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Choroidal Detachment Workup

  • Author: Carlo E Traverso, MD; Chief Editor: Hampton Roy, Sr, MD  more...
Updated: Sep 19, 2014

Imaging Studies

See the list below:

  • B-scan ultrasonography can aid in differentiating between serum and blood collected under or within the choroid (shown in the image below). B-scan ultrasonography is also helpful to delimit and stage the extent of the detachment when media are not clear.
    B-scan ultrasonography examination of choroidal deB-scan ultrasonography examination of choroidal detachment. Fluid appears to be serum on one side (upper) and blood on the other side (below). Retina-to-retina contact, or kissing choroidal detachment, is present.
Contributor Information and Disclosures

Carlo E Traverso, MD Professor and Chairman, Clinica Oculistica of Department of Neurosciences, Ophthalmology, Maternal and Pediatrics and Genetics, University of Genova Medical School/IRCCS Azienda Ospedaliera Universitaria San Martino-IST, Italy

Carlo E Traverso, MD is a member of the following medical societies: American Academy of Ophthalmology, Association for Research in Vision and Ophthalmology, European Glaucoma Society

Disclosure: Nothing to disclose.

Specialty Editor Board

Francisco Talavera, PharmD, PhD Adjunct Assistant Professor, University of Nebraska Medical Center College of Pharmacy; Editor-in-Chief, Medscape Drug Reference

Disclosure: Received salary from Medscape for employment. for: Medscape.

Steve Charles, MD Director of Charles Retina Institute; Clinical Professor, Department of Ophthalmology, University of Tennessee College of Medicine

Steve Charles, MD is a member of the following medical societies: American Academy of Ophthalmology, American Society of Retina Specialists, Macula Society, Retina Society, Club Jules Gonin

Disclosure: Received royalty and consulting fees for: Alcon Laboratories.

Chief Editor

Hampton Roy, Sr, MD Associate Clinical Professor, Department of Ophthalmology, University of Arkansas for Medical Sciences

Hampton Roy, Sr, MD is a member of the following medical societies: American Academy of Ophthalmology, American College of Surgeons, Pan-American Association of Ophthalmology

Disclosure: Nothing to disclose.

Additional Contributors

Richard W Allinson, MD Associate Professor, Department of Ophthalmology, Texas A&M University Health Science Center; Senior Staff Ophthalmologist, Scott and White Clinic

Richard W Allinson, MD is a member of the following medical societies: American Academy of Ophthalmology, American Medical Association, Texas Medical Association

Disclosure: Nothing to disclose.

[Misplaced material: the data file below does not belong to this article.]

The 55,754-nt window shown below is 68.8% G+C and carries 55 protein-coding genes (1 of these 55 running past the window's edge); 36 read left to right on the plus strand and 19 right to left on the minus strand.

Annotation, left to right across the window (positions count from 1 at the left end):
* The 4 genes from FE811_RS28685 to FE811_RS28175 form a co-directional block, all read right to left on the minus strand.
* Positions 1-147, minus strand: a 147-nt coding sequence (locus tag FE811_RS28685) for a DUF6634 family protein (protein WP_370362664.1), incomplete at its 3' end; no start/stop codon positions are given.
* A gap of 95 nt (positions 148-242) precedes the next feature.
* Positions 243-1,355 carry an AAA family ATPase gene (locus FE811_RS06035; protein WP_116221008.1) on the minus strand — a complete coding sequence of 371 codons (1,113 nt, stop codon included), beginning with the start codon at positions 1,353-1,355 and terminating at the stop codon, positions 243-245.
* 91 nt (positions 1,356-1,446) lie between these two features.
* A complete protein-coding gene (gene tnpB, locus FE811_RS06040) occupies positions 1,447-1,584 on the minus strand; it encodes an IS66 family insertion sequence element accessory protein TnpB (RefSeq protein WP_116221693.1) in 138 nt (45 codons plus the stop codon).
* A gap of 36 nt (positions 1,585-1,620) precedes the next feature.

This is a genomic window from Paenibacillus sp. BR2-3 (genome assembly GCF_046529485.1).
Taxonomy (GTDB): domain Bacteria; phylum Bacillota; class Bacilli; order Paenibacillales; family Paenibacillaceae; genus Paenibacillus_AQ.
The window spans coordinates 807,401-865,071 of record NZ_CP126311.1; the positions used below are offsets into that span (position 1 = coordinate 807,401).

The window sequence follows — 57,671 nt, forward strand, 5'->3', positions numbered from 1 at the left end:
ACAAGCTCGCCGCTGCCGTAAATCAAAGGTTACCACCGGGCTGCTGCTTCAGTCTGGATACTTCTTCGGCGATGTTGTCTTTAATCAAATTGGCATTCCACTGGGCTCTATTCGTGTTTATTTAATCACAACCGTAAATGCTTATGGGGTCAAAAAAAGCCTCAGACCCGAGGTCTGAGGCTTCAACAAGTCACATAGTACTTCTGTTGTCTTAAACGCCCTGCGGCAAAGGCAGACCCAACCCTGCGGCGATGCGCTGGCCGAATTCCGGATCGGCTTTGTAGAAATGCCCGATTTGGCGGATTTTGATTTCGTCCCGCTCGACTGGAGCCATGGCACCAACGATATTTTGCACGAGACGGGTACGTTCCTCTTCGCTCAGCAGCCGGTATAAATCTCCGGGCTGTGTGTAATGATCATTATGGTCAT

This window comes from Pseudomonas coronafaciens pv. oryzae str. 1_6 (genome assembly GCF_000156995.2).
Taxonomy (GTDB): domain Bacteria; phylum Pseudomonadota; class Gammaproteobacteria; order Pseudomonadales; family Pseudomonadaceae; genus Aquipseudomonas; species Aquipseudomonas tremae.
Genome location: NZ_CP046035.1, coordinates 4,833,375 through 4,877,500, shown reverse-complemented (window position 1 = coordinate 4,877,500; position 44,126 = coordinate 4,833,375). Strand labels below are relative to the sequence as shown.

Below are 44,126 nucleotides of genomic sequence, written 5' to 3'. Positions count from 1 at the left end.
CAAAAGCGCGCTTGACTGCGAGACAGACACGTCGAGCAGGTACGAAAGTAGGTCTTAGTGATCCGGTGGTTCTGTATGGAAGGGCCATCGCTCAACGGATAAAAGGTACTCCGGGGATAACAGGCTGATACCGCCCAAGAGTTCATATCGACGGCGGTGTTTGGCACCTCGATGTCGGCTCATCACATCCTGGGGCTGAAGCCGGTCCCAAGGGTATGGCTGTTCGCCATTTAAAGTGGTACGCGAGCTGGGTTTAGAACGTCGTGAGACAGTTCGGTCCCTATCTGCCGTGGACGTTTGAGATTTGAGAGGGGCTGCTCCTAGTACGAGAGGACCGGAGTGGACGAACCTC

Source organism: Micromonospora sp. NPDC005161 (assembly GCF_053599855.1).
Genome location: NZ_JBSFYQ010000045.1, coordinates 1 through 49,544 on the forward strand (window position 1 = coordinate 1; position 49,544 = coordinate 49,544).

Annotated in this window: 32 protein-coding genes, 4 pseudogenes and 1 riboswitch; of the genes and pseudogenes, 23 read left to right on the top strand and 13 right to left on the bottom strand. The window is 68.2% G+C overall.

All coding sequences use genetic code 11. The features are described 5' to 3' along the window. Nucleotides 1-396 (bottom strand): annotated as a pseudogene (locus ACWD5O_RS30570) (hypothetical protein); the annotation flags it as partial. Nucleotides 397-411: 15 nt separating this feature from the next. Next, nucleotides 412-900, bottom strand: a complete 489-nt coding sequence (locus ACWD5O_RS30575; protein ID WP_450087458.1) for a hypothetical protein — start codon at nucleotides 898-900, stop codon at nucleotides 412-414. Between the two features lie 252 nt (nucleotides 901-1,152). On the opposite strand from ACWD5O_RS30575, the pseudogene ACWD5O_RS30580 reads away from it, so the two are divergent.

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Serous choroidal detachment. Two lobes (ie, supertemporal, supranasal) of fluid accumulation are visible. The choroidal folds seen at the posterior pole are due to concomitant hypotony.
B-scan ultrasonography examination of choroidal detachment. Fluid appears to be serum on one side (upper) and blood on the other side (below). Retina-to-retina contact, or kissing choroidal detachment, is present.
Kissing choroidal detachment. When the lobes of the detachment are sufficiently large, retina-to-retina contact occurs. If this is extended centrally, the clinical picture is described as kissing choroidals. The extension of the lobes of detachment/edema is important for the decision-making process regarding the clinical management.
Postoperative suprachoroidal hemorrhage. In this buphthalmic aphakic eye, suprachoroidal hemorrhage resulted in vitreous hemorrhage, retinal detachment, and extrusion of retina and blood through the pupil into the anterior chamber.
Drainage of suprachoroidal space. After the posterior sclerostomies are performed, gentle infusion in the anterior chamber through a paracentesis tract helps the globe to maintain a tone while the fluid exit from the suprachoroidal space is facilitated.
Drainage of suprachoroidal space. The hemorrhagic fluid is darker than fresh blood. Mechanical gaping of the radial incisions facilitates the egress of fluid.
Drainage of suprachoroidal hemorrhage. At least two quadrants, guided by B-scan images. Careful sclerostomies are performed at 4-5 mm from the limbus. The anterior chamber (AC) should be frequently reformed or a low-pressure AC infusion line should be placed. Gentle pressure on the surrounding sclera will help drainage. Serum is yellow and clear, blood is very dark red. Do not grab or pull from inside the sclerostomies. The technique is the same for drainage of serous choroidal detachment.
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